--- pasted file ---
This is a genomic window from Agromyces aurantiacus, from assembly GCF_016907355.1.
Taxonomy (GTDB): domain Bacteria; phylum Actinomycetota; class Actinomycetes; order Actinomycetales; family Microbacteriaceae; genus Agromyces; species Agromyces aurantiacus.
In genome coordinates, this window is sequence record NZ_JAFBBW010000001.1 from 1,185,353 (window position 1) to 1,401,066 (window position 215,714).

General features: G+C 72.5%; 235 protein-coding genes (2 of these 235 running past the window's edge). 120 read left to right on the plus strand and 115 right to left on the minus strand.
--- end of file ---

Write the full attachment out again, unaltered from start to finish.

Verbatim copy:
This is a genomic window from Agromyces aurantiacus, from assembly GCF_016907355.1.
Taxonomy (GTDB): domain Bacteria; phylum Actinomycetota; class Actinomycetes; order Actinomycetales; family Microbacteriaceae; genus Agromyces; species Agromyces aurantiacus.
In genome coordinates, this window is sequence record NZ_JAFBBW010000001.1 from 1,185,353 (window position 1) to 1,401,066 (window position 215,714).

General features: G+C 72.5%; 235 protein-coding genes (2 of these 235 running past the window's edge). 120 read left to right on the plus strand and 115 right to left on the minus strand.